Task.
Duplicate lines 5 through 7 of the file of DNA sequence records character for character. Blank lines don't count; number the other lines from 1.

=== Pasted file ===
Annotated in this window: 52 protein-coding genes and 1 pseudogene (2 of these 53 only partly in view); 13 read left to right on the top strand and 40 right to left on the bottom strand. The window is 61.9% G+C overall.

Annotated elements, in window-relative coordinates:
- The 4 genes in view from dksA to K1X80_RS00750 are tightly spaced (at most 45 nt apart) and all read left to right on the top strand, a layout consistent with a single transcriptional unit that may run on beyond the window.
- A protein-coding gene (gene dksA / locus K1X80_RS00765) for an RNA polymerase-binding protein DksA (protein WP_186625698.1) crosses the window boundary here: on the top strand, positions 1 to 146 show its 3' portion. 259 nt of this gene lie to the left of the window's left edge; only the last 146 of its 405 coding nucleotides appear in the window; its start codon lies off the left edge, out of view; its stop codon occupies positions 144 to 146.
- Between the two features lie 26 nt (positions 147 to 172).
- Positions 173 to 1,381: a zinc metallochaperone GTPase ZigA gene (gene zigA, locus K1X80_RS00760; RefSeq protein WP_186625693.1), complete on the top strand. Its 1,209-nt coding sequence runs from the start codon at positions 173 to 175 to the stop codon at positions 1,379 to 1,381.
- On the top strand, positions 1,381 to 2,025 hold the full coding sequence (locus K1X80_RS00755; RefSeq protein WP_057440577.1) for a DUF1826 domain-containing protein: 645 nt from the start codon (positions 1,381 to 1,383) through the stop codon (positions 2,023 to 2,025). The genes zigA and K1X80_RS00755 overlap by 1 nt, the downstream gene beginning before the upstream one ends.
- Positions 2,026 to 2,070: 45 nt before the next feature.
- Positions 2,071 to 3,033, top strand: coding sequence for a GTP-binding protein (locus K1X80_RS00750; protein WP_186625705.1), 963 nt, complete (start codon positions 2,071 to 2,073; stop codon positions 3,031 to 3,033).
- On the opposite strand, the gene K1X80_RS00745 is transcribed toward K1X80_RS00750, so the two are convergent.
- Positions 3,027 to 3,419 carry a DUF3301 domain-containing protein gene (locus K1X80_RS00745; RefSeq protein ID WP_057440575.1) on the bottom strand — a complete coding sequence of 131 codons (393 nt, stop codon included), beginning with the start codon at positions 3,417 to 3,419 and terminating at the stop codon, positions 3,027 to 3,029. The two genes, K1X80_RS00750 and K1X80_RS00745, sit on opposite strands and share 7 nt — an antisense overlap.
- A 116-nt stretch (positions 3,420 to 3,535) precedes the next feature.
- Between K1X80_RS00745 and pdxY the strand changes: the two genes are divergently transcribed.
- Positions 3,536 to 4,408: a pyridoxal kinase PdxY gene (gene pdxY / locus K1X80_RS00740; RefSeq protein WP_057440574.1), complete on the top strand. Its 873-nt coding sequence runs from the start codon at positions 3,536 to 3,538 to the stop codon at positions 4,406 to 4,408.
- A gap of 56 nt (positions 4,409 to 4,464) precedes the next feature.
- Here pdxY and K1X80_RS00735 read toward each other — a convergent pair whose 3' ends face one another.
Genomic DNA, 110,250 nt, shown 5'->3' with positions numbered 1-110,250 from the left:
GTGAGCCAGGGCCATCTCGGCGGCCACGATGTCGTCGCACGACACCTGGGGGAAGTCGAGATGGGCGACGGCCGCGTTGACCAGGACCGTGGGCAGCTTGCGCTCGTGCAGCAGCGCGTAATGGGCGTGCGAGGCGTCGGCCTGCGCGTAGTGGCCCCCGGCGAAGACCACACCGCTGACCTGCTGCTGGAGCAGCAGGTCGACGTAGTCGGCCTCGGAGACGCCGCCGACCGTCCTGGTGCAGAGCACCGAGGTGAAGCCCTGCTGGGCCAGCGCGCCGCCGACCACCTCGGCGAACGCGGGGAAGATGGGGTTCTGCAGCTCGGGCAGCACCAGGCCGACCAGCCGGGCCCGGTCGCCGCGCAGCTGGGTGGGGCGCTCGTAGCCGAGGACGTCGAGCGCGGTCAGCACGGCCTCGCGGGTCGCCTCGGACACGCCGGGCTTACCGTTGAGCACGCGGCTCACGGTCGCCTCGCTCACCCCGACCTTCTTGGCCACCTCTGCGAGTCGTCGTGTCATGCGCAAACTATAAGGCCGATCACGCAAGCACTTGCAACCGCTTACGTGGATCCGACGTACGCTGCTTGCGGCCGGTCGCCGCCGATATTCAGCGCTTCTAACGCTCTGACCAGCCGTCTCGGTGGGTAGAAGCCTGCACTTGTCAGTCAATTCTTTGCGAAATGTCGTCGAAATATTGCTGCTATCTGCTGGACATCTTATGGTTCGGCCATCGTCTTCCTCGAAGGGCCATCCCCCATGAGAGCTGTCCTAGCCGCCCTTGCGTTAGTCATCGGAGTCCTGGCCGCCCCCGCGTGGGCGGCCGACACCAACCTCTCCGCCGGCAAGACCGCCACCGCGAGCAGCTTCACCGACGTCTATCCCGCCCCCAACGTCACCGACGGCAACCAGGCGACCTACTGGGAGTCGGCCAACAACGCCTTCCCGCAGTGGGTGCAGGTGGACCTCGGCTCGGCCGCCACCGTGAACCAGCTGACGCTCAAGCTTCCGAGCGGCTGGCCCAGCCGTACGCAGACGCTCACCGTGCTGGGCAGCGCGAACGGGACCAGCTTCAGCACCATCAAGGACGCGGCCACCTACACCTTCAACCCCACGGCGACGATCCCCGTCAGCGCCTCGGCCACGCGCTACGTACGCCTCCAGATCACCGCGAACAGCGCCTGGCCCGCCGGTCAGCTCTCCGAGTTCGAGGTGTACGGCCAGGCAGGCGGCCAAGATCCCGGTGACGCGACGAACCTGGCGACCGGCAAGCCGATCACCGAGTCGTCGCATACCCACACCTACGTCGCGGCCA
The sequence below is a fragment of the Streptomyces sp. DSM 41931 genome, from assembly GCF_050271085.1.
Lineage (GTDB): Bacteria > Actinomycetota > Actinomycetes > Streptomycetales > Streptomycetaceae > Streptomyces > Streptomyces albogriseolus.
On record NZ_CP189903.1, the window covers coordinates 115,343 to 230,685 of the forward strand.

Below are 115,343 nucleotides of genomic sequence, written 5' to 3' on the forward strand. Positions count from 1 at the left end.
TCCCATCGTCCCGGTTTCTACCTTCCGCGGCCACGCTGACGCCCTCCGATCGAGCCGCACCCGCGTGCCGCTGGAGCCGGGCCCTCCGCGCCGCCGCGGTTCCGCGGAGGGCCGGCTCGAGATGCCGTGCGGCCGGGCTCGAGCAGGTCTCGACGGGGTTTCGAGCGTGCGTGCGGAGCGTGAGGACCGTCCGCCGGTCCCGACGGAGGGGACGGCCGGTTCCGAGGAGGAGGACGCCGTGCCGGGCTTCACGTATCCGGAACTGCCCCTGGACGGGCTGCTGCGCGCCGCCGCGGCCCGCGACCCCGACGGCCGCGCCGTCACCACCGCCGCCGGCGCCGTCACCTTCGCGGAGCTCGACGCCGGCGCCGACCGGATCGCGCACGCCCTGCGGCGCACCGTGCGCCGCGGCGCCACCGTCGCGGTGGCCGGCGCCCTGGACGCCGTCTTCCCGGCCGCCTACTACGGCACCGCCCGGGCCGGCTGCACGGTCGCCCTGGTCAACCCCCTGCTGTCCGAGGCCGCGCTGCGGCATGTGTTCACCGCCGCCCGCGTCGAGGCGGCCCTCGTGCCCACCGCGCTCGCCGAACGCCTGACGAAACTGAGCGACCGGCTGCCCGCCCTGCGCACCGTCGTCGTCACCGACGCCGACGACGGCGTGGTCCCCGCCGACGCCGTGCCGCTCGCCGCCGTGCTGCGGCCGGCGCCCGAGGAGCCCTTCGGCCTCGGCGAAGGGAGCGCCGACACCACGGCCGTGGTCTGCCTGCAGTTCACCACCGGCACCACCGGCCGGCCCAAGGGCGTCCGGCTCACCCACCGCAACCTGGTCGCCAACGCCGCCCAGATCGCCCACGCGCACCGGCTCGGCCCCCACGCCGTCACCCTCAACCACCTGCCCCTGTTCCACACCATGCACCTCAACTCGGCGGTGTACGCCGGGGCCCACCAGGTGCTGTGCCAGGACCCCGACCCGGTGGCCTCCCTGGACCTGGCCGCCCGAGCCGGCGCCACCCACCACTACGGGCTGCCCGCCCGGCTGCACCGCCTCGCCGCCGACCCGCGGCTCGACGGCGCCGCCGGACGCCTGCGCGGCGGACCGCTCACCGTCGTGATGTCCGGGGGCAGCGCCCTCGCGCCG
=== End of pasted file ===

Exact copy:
- Between the two features lie 26 nt (positions 147 to 172).
- Positions 173 to 1,381: a zinc metallochaperone GTPase ZigA gene (gene zigA, locus K1X80_RS00760; RefSeq protein WP_186625693.1), complete on the top strand. Its 1,209-nt coding sequence runs from the start codon at positions 173 to 175 to the stop codon at positions 1,379 to 1,381.
- On the top strand, positions 1,381 to 2,025 hold the full coding sequence (locus K1X80_RS00755; RefSeq protein WP_057440577.1) for a DUF1826 domain-containing protein: 645 nt from the start codon (positions 1,381 to 1,383) through the stop codon (positions 2,023 to 2,025). The genes zigA and K1X80_RS00755 overlap by 1 nt, the downstream gene beginning before the upstream one ends.